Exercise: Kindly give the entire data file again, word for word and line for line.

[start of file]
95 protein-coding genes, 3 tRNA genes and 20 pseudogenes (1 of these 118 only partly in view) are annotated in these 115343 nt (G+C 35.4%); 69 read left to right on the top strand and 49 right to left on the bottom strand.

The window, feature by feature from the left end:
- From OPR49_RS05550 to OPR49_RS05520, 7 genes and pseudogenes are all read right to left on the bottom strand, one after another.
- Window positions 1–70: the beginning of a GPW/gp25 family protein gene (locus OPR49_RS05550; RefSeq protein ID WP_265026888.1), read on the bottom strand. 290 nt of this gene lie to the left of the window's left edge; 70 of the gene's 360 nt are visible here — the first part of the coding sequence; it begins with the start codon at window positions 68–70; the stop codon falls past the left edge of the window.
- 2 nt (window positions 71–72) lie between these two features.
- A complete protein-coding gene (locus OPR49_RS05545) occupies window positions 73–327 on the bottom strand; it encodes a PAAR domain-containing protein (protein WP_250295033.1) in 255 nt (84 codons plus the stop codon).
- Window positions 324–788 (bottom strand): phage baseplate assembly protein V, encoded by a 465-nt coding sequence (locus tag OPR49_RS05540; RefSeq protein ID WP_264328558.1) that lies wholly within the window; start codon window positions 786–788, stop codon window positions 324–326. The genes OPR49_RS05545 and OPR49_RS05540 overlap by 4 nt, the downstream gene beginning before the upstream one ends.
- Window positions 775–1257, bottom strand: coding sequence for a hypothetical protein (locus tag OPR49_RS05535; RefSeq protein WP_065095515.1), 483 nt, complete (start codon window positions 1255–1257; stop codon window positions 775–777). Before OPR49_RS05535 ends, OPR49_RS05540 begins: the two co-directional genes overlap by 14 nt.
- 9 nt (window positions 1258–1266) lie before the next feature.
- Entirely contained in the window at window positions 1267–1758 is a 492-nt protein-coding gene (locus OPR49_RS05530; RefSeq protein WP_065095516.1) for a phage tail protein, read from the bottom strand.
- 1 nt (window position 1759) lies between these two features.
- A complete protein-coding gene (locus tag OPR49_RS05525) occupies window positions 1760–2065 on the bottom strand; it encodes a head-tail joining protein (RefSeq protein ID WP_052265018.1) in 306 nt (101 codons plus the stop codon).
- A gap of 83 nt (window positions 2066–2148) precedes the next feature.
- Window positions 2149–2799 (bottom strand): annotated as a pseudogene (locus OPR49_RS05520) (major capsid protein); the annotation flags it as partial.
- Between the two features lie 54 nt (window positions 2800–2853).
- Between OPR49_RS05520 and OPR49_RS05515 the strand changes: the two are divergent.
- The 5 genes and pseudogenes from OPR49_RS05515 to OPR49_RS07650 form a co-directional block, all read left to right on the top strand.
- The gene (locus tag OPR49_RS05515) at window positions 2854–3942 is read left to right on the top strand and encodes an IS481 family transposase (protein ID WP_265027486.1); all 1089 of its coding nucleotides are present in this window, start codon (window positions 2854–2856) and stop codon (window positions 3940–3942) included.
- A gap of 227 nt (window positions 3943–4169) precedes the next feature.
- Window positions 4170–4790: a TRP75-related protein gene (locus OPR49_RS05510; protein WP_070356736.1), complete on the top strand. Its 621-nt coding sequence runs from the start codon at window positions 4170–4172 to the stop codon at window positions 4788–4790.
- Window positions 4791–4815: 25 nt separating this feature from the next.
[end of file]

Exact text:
95 protein-coding genes, 3 tRNA genes and 20 pseudogenes (1 of these 118 only partly in view) are annotated in these 115343 nt (G+C 35.4%); 69 read left to right on the top strand and 49 right to left on the bottom strand.

The window, feature by feature from the left end:
- From OPR49_RS05550 to OPR49_RS05520, 7 genes and pseudogenes are all read right to left on the bottom strand, one after another.
- Window positions 1–70: the beginning of a GPW/gp25 family protein gene (locus OPR49_RS05550; RefSeq protein ID WP_265026888.1), read on the bottom strand. 290 nt of this gene lie to the left of the window's left edge; 70 of the gene's 360 nt are visible here — the first part of the coding sequence; it begins with the start codon at window positions 68–70; the stop codon falls past the left edge of the window.
- 2 nt (window positions 71–72) lie between these two features.
- A complete protein-coding gene (locus OPR49_RS05545) occupies window positions 73–327 on the bottom strand; it encodes a PAAR domain-containing protein (protein WP_250295033.1) in 255 nt (84 codons plus the stop codon).
- Window positions 324–788 (bottom strand): phage baseplate assembly protein V, encoded by a 465-nt coding sequence (locus tag OPR49_RS05540; RefSeq protein ID WP_264328558.1) that lies wholly within the window; start codon window positions 786–788, stop codon window positions 324–326. The genes OPR49_RS05545 and OPR49_RS05540 overlap by 4 nt, the downstream gene beginning before the upstream one ends.
- Window positions 775–1257, bottom strand: coding sequence for a hypothetical protein (locus tag OPR49_RS05535; RefSeq protein WP_065095515.1), 483 nt, complete (start codon window positions 1255–1257; stop codon window positions 775–777). Before OPR49_RS05535 ends, OPR49_RS05540 begins: the two co-directional genes overlap by 14 nt.
- 9 nt (window positions 1258–1266) lie before the next feature.
- Entirely contained in the window at window positions 1267–1758 is a 492-nt protein-coding gene (locus OPR49_RS05530; RefSeq protein WP_065095516.1) for a phage tail protein, read from the bottom strand.
- 1 nt (window position 1759) lies between these two features.
- A complete protein-coding gene (locus tag OPR49_RS05525) occupies window positions 1760–2065 on the bottom strand; it encodes a head-tail joining protein (RefSeq protein ID WP_052265018.1) in 306 nt (101 codons plus the stop codon).
- A gap of 83 nt (window positions 2066–2148) precedes the next feature.
- Window positions 2149–2799 (bottom strand): annotated as a pseudogene (locus OPR49_RS05520) (major capsid protein); the annotation flags it as partial.
- Between the two features lie 54 nt (window positions 2800–2853).
- Between OPR49_RS05520 and OPR49_RS05515 the strand changes: the two are divergent.
- The 5 genes and pseudogenes from OPR49_RS05515 to OPR49_RS07650 form a co-directional block, all read left to right on the top strand.
- The gene (locus tag OPR49_RS05515) at window positions 2854–3942 is read left to right on the top strand and encodes an IS481 family transposase (protein ID WP_265027486.1); all 1089 of its coding nucleotides are present in this window, start codon (window positions 2854–2856) and stop codon (window positions 3940–3942) included.
- A gap of 227 nt (window positions 3943–4169) precedes the next feature.
- Window positions 4170–4790: a TRP75-related protein gene (locus OPR49_RS05510; protein WP_070356736.1), complete on the top strand. Its 621-nt coding sequence runs from the start codon at window positions 4170–4172 to the stop codon at window positions 4788–4790.
- Window positions 4791–4815: 25 nt separating this feature from the next.